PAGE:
Storing compressed text in Ethereum transaction logs

Posted October 29, 2015 by Jonathan Brown ‐ 6 min read

Originally published on Retrieved from the Wayback Machine.

There are a lot of good reasons to store blobs of text in Ethereum. For example, a decentralized Reddit clone could store all the messages in the blockchain. These messages would be uncensorable and archived for eternity. In theory IPFS could be used, but it does not guarantee the availability of the messages unless someone is actively storing them.

Log storage is the ideal place to store text in the Ethereum blockchain. Contract state could be used, but it is more expensive and doesn't really offer any advantages. There is no reason why contract logic would need to access a blob of text. Data stored in the log can only be accessed externally, but that is fine for this use-case.

It costs about 76 gas for each byte in a transaction that needs to be written to the log, so it makes sense to compress the text as much as possible. Good old DEFLATE is still highly competitive, but a new algorithm called Brotli has been created by Google. In a paper written by Google they claim:

Our results indicate that Brotli, and only Brotli out of all the benchmarked algorithms, would be a good replacement for the common use cases of the DEFLATE algorithm in all three aspects, compression ratio, compression speed, and decompression speed.

According to one of the tests in that paper, Brotli can compress 70MB of HTML at 6.9:1, whereas DEFLATE can only manage 5.5:1. Unfortunately the only JavaScript implementation of Brotli has a 20 second startup time, which makes it unsuitable for use in a dapp. However, looking at the results it seems that LZMA is second-best and can achieve 6.2:1. Because the text that is to be stored in the blockchain is typically not very large, the compression / decompression speed is not actually very important. There is a high quality LZMA implementation available for JavaScript.

I tried compressing a demo document with these algorithms using the highest compression parameters available for each. Note, your web browser may not render this file correctly as it does not know it is UTF-8. Here are the results:

Algorithm Size (bytes) Ratio
Raw 46,134 1:1
DEFLATE 22,323 2.07:1
LZMA 19,840 2.33:1
Brotli 18,937 2.44:1

The reason these ratios are smaller than in the paper is probably because the source file is considerably smaller.

Once a better JavaScript implementation of Brotli is available I would recommend it. Brotli has a very large built-in dictionary. This means it would be even more competitive for very short texts such as those that would be stored on the blockchain.

I have been developing a pastebin on Ethereum called Etherbin. Currently it uses LZMA to store the document body in log storage and I have designed it to be upgradable to Brotli. Using Node it is very easy to interact with the contract.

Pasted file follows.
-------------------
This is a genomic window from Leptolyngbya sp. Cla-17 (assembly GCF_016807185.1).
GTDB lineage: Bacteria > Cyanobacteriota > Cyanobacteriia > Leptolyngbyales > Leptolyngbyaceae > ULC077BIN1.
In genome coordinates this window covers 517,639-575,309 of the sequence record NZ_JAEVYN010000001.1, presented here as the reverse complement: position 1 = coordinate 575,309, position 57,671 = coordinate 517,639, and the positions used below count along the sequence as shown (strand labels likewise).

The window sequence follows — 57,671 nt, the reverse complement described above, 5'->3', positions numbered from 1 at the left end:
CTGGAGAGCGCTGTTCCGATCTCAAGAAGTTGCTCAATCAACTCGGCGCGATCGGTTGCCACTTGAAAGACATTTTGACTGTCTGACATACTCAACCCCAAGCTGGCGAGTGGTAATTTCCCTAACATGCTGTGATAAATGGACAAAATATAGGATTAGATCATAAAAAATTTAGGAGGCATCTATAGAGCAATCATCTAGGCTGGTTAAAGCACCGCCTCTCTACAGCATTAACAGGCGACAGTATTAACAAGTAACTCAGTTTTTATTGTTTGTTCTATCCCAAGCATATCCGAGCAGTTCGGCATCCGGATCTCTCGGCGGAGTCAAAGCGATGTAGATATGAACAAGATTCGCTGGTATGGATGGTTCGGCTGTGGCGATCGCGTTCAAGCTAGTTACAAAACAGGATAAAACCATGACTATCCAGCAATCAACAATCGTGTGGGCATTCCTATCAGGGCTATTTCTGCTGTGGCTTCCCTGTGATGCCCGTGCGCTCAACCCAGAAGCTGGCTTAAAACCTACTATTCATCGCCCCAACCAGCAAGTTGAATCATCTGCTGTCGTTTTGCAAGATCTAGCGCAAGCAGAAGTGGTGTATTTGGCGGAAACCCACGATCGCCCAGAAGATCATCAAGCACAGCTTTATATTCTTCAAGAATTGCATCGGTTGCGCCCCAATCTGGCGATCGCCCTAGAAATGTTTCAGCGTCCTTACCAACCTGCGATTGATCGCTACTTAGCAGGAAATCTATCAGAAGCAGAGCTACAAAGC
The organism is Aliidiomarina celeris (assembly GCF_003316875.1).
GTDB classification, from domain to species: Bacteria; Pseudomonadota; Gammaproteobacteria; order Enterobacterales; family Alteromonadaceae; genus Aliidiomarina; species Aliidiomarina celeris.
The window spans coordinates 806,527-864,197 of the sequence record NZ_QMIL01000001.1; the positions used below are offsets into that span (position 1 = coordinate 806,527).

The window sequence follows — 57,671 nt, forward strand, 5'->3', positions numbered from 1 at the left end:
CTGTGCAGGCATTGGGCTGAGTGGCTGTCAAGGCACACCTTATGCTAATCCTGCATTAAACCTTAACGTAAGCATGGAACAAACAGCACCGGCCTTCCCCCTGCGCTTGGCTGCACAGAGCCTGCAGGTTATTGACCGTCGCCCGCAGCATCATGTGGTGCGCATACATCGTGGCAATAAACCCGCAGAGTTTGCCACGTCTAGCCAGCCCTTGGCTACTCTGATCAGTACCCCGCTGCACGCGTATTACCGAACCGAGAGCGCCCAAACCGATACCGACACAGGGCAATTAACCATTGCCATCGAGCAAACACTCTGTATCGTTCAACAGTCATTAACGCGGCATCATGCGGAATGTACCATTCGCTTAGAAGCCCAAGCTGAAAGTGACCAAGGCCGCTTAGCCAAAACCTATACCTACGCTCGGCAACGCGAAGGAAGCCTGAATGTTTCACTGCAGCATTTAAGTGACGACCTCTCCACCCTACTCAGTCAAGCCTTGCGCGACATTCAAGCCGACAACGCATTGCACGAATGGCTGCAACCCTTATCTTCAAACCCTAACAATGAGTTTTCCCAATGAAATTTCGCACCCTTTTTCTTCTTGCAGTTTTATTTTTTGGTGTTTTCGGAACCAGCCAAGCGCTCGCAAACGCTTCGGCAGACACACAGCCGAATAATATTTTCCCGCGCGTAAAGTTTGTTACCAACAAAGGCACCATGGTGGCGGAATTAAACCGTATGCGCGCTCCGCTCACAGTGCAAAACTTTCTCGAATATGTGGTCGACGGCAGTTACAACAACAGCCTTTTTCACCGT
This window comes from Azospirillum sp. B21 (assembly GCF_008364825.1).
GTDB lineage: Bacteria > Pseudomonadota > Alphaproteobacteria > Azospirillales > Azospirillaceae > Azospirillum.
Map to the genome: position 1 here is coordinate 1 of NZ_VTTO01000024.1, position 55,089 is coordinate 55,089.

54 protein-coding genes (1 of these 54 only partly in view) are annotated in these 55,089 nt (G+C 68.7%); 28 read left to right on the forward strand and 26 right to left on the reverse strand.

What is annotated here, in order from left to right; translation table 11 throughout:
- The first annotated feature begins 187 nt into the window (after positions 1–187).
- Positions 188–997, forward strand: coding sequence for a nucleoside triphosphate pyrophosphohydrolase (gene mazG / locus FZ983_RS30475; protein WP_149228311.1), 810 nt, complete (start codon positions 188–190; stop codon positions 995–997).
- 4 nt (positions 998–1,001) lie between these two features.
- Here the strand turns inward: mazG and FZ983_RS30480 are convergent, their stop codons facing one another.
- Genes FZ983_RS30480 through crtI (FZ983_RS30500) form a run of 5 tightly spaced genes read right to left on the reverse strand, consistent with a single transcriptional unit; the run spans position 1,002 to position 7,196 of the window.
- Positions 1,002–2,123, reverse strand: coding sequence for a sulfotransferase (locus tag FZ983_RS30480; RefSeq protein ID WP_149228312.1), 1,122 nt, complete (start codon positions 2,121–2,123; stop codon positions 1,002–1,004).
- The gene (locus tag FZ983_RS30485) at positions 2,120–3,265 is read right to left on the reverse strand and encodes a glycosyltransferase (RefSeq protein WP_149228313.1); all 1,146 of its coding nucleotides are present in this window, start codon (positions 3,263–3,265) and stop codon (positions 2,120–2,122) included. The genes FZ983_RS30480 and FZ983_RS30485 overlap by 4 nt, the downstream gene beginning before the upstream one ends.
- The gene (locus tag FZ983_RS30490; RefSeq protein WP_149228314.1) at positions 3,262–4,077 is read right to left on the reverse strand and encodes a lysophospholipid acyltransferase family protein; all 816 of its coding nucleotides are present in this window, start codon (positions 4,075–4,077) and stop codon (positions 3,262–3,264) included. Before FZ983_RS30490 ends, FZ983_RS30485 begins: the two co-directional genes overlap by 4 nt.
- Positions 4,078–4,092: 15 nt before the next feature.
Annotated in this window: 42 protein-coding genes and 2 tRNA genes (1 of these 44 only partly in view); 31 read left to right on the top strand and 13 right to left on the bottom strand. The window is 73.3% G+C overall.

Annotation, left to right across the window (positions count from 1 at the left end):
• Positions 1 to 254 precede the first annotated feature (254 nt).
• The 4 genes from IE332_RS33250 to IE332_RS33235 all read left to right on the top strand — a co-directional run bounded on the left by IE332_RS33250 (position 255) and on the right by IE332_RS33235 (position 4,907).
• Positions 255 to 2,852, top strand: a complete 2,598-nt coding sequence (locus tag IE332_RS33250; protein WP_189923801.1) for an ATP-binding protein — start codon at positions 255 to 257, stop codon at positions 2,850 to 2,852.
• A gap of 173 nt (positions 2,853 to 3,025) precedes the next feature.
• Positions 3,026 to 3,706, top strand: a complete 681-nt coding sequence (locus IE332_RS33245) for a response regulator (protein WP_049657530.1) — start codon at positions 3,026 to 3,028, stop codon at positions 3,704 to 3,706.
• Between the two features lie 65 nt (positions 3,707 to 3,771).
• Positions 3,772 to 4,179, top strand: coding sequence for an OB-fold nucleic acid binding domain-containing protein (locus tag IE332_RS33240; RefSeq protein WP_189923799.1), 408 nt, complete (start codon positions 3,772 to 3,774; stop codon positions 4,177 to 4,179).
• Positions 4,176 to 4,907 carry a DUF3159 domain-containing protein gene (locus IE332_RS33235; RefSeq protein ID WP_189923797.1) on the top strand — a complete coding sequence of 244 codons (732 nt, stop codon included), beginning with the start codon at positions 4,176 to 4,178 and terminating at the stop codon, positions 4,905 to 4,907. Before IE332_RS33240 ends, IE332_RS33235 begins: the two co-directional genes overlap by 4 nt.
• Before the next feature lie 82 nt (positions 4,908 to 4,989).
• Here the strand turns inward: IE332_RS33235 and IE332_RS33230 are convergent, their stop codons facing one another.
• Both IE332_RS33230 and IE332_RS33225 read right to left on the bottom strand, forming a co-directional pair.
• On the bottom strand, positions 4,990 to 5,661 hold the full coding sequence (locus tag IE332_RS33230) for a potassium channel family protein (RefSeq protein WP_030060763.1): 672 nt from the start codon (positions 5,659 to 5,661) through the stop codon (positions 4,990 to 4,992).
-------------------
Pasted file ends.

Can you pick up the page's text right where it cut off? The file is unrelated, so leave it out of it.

First of all the Node app must be initialized:

var Web3 = require('web3');
var web3 = new Web3();
var fs = require('fs');
var lzma = require('lzma');
web3.setProvider(new web3.providers.HttpProvider('http://localhost:8545'));
web3.eth.defaultAccount = web3.eth.accounts[0];
var etherbinAbi = require('./etherbin.abi.json');
var etherbinContract = web3.eth.contract(etherbinAbi);
var etherbinAddress = '0x783bfbc4ef5da1fa47045c6c3f5bf8f31781ecac';
var etherbin =;</code></div>

How many documents are stored in the contract can be determined as follows:

console.log('Documents stored: ' + etherbin.getDocumentCount().toFixed());

I published the demo document like this; I set the gas limit to 3,000,000 to ensure this large transaction would succeed.

var input = fs.readFileSync('test.txt');

lzma.compress(input, 9, function(result) {
  var buf = new Buffer(result);
  var compressed = '0x' + buf.toString('hex');
  etherbin.publishDocument('blogdemo', 'This is a demo for a blog post', false, 'category1', 0, compressed, {gas: 3000000});

The transaction used 1,720,210 gas and cost 0.0860105 Ether. This is currently worth 0.074 USD. Reddit comments are typically much smaller than the 46kB published in this transaction. It should be noted that at the moment the most gas an Ethereum transaction can use is 3,141,592 but this will be increased in future.

The document can be read from Etherbin like this:

var codeInfo = etherbin.getCodeInfo('blogdemo');

if (!codeInfo[0]) {
  console.log('Document not found');

var id = codeInfo[1].toFixed();
console.log('Title: ' + etherbin.getDocumentInfo(id)[1]);

var filter = web3.eth.filter({fromBlock: 452276, toBlock: 'latest', address: etherbinAddress, topics: [web3.fromDecimal(id)]});
filter.get(function(error, result) {
  var length = parseInt(result[0].data.substr(66, 64), 16);
  var buf = new Buffer(result[0].data.substr(130, length * 2), 'hex');
  lzma.decompress(buf, function(result) {
    console.log(new Buffer(result).toString('utf8'));